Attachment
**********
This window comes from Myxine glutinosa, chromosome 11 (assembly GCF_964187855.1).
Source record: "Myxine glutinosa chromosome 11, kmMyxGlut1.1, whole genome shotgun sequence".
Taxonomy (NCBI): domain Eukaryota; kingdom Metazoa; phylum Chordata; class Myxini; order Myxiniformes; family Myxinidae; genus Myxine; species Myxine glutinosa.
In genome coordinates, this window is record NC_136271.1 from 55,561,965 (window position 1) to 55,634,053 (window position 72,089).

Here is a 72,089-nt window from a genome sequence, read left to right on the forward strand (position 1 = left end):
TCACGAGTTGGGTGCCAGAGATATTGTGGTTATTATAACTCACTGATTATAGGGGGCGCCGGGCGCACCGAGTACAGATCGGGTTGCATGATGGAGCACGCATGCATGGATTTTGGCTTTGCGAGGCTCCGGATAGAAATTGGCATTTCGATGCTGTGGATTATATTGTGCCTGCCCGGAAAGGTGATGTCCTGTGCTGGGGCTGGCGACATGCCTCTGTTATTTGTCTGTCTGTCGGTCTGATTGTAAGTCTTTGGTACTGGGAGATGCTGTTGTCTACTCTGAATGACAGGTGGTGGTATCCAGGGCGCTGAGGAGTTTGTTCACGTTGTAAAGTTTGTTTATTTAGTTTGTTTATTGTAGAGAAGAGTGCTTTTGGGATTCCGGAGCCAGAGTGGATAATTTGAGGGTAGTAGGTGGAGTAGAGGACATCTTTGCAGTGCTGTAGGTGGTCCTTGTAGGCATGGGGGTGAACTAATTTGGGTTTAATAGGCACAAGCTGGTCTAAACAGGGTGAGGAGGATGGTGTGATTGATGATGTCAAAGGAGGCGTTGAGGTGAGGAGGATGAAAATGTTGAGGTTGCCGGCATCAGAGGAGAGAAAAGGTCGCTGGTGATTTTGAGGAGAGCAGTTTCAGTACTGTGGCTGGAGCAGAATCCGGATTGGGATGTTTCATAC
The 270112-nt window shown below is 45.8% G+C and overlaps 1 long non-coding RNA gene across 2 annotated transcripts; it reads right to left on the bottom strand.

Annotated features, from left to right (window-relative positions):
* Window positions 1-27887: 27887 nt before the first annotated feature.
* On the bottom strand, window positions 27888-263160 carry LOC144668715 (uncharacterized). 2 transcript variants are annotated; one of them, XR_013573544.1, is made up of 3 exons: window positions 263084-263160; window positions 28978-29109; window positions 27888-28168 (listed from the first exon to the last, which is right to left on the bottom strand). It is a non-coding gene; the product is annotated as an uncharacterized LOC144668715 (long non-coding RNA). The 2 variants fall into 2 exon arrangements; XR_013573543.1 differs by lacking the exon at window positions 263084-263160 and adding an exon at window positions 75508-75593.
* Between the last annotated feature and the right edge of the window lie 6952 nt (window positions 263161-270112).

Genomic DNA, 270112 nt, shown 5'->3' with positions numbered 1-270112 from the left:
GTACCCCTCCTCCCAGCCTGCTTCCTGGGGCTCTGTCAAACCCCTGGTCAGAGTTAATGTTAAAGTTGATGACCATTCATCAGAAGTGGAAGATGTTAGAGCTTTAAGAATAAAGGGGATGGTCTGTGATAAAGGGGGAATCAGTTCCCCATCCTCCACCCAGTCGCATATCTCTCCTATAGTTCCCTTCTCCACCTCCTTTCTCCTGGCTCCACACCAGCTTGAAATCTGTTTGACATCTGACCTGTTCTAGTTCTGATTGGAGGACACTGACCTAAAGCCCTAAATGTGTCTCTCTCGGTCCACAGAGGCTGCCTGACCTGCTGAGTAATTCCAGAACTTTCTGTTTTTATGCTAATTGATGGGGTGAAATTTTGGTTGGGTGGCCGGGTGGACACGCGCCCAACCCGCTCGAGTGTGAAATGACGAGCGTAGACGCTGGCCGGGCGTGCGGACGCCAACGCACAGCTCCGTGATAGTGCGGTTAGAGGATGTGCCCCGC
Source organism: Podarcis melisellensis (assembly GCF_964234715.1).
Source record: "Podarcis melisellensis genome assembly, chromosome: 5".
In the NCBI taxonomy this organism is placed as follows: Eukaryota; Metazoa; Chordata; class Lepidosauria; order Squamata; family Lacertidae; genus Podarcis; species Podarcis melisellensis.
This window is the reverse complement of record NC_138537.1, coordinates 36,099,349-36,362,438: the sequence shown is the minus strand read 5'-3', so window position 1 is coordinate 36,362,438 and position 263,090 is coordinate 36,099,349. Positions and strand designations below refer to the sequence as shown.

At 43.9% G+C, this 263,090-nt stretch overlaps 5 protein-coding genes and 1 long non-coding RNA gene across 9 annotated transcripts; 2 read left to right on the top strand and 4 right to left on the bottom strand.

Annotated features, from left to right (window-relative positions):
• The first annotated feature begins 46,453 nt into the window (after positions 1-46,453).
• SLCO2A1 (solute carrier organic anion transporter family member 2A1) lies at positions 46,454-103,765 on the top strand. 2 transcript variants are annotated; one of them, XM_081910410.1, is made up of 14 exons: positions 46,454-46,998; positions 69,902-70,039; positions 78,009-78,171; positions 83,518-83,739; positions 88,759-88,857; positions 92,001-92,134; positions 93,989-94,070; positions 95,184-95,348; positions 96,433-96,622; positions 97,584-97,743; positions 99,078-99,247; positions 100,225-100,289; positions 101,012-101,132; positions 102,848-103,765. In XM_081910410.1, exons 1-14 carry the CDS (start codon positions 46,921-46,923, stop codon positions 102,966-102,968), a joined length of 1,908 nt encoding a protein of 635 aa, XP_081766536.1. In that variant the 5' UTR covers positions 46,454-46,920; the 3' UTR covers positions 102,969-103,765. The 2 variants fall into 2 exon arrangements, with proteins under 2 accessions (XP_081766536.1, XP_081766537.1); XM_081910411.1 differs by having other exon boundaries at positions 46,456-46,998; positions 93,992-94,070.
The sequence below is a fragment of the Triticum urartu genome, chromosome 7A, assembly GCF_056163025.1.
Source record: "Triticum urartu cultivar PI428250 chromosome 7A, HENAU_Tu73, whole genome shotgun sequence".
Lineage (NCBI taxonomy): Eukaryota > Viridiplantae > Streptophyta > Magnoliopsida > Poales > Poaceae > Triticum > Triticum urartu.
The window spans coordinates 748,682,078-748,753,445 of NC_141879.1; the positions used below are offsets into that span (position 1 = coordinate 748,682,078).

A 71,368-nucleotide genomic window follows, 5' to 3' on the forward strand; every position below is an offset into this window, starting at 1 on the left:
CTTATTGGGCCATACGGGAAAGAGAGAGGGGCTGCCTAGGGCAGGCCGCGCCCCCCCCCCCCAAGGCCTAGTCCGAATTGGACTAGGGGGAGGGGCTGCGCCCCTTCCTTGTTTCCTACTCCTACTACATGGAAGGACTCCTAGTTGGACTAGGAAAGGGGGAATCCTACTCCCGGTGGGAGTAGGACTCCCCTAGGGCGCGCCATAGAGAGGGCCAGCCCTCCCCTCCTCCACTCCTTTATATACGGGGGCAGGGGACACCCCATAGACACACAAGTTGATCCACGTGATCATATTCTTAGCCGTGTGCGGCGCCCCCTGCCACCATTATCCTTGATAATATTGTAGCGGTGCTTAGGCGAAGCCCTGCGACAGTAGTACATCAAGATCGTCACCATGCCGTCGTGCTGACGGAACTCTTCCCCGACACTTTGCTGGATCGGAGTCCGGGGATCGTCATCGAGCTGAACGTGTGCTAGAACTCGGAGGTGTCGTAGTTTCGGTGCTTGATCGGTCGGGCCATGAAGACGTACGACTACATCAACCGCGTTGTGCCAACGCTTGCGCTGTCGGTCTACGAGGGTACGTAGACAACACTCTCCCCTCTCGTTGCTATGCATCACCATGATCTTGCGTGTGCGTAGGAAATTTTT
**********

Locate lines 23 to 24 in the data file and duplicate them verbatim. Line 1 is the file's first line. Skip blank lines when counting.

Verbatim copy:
Source record: "Triticum urartu cultivar PI428250 chromosome 7A, HENAU_Tu73, whole genome shotgun sequence".
Lineage (NCBI taxonomy): Eukaryota > Viridiplantae > Streptophyta > Magnoliopsida > Poales > Poaceae > Triticum > Triticum urartu.